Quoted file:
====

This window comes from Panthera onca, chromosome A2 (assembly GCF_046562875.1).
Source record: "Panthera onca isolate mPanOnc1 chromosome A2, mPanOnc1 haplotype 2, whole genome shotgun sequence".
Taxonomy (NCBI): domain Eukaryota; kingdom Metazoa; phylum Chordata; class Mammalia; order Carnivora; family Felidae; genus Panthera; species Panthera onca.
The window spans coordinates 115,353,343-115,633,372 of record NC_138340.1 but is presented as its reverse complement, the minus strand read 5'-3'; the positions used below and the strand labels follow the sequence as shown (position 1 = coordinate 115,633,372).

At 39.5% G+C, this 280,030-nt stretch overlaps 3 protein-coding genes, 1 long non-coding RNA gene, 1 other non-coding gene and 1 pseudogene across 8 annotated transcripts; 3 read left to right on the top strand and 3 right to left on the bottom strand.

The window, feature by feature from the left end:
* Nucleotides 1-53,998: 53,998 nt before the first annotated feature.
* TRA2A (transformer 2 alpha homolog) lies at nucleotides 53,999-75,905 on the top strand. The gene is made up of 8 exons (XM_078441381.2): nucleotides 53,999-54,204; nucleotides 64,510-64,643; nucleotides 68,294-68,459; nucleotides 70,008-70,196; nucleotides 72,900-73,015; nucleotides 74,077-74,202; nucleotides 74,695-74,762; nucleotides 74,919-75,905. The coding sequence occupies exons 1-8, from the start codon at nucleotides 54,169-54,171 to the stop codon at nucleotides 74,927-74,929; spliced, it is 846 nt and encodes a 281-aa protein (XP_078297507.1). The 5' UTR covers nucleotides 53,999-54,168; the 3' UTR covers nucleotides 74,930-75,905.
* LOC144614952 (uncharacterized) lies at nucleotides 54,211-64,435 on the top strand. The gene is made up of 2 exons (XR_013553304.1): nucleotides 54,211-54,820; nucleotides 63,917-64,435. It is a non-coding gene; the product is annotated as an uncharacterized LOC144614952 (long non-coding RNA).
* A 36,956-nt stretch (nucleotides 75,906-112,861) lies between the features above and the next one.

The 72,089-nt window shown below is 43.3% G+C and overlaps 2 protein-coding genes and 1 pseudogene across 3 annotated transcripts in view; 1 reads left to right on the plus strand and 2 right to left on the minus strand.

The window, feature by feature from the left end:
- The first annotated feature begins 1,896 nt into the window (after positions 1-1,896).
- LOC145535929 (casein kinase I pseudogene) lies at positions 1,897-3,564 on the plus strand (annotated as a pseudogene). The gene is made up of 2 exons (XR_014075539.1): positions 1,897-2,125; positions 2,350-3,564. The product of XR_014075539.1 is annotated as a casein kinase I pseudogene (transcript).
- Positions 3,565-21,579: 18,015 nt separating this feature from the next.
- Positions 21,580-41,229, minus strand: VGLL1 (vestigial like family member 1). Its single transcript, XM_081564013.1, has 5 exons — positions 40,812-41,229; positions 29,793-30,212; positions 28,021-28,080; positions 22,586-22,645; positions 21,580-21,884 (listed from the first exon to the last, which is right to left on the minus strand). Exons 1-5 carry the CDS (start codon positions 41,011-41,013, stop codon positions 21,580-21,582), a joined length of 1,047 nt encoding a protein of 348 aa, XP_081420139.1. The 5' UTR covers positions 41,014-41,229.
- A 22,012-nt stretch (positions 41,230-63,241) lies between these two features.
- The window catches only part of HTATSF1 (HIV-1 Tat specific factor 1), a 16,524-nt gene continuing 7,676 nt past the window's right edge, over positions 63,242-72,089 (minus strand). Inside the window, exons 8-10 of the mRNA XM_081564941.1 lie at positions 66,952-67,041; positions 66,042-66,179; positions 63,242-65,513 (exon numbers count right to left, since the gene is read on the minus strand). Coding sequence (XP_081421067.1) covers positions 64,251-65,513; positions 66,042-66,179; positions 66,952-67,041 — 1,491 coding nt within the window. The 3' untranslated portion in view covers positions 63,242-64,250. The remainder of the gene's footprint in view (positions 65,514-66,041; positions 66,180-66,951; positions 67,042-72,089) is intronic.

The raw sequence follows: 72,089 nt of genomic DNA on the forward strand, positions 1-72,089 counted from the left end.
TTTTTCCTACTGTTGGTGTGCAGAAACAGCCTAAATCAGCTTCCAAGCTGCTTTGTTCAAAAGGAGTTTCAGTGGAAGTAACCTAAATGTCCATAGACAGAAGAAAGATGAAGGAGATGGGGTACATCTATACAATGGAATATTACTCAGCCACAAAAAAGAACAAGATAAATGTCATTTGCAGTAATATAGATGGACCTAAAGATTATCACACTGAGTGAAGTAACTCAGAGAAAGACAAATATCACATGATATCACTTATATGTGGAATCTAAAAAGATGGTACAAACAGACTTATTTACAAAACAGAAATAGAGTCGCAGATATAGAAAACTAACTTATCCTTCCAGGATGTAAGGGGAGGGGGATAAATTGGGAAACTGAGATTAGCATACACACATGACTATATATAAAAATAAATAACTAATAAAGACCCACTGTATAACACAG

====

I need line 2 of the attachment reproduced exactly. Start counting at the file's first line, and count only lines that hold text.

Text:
Source record: "Panthera onca isolate mPanOnc1 chromosome A2, mPanOnc1 haplotype 2, whole genome shotgun sequence".